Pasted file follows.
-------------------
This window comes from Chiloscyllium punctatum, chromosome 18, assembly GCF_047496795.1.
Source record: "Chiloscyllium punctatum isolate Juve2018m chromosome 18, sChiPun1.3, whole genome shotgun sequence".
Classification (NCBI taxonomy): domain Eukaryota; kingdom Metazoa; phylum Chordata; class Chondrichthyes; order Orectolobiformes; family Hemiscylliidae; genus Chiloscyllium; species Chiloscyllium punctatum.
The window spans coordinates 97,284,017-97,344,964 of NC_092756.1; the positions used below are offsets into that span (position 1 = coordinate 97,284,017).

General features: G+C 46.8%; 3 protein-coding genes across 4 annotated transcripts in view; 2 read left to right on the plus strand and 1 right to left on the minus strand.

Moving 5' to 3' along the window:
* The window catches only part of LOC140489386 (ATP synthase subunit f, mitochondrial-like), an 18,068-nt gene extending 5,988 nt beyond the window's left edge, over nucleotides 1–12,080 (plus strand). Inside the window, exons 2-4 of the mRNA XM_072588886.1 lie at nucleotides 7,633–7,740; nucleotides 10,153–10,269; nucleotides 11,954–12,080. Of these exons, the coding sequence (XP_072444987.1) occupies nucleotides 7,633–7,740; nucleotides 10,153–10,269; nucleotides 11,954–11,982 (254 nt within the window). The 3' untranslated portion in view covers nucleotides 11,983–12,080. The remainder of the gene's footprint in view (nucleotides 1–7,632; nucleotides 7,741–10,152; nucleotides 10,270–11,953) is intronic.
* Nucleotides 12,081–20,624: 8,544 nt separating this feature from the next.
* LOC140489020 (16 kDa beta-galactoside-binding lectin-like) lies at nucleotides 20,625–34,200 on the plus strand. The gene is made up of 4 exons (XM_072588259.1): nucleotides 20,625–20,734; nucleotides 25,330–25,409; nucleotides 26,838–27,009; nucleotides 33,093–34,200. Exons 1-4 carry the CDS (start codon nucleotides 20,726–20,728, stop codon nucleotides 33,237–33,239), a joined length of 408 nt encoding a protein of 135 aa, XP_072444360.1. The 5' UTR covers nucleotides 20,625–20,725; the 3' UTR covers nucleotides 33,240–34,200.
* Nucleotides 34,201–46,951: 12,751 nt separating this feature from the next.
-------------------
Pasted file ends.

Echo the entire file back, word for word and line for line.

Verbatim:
This window comes from Chiloscyllium punctatum, chromosome 18, assembly GCF_047496795.1.
Source record: "Chiloscyllium punctatum isolate Juve2018m chromosome 18, sChiPun1.3, whole genome shotgun sequence".
Classification (NCBI taxonomy): domain Eukaryota; kingdom Metazoa; phylum Chordata; class Chondrichthyes; order Orectolobiformes; family Hemiscylliidae; genus Chiloscyllium; species Chiloscyllium punctatum.
The window spans coordinates 97,284,017-97,344,964 of NC_092756.1; the positions used below are offsets into that span (position 1 = coordinate 97,284,017).

General features: G+C 46.8%; 3 protein-coding genes across 4 annotated transcripts in view; 2 read left to right on the plus strand and 1 right to left on the minus strand.

Moving 5' to 3' along the window:
* The window catches only part of LOC140489386 (ATP synthase subunit f, mitochondrial-like), an 18,068-nt gene extending 5,988 nt beyond the window's left edge, over nucleotides 1–12,080 (plus strand). Inside the window, exons 2-4 of the mRNA XM_072588886.1 lie at nucleotides 7,633–7,740; nucleotides 10,153–10,269; nucleotides 11,954–12,080. Of these exons, the coding sequence (XP_072444987.1) occupies nucleotides 7,633–7,740; nucleotides 10,153–10,269; nucleotides 11,954–11,982 (254 nt within the window). The 3' untranslated portion in view covers nucleotides 11,983–12,080. The remainder of the gene's footprint in view (nucleotides 1–7,632; nucleotides 7,741–10,152; nucleotides 10,270–11,953) is intronic.
* Nucleotides 12,081–20,624: 8,544 nt separating this feature from the next.
* LOC140489020 (16 kDa beta-galactoside-binding lectin-like) lies at nucleotides 20,625–34,200 on the plus strand. The gene is made up of 4 exons (XM_072588259.1): nucleotides 20,625–20,734; nucleotides 25,330–25,409; nucleotides 26,838–27,009; nucleotides 33,093–34,200. Exons 1-4 carry the CDS (start codon nucleotides 20,726–20,728, stop codon nucleotides 33,237–33,239), a joined length of 408 nt encoding a protein of 135 aa, XP_072444360.1. The 5' UTR covers nucleotides 20,625–20,725; the 3' UTR covers nucleotides 33,240–34,200.
* Nucleotides 34,201–46,951: 12,751 nt separating this feature from the next.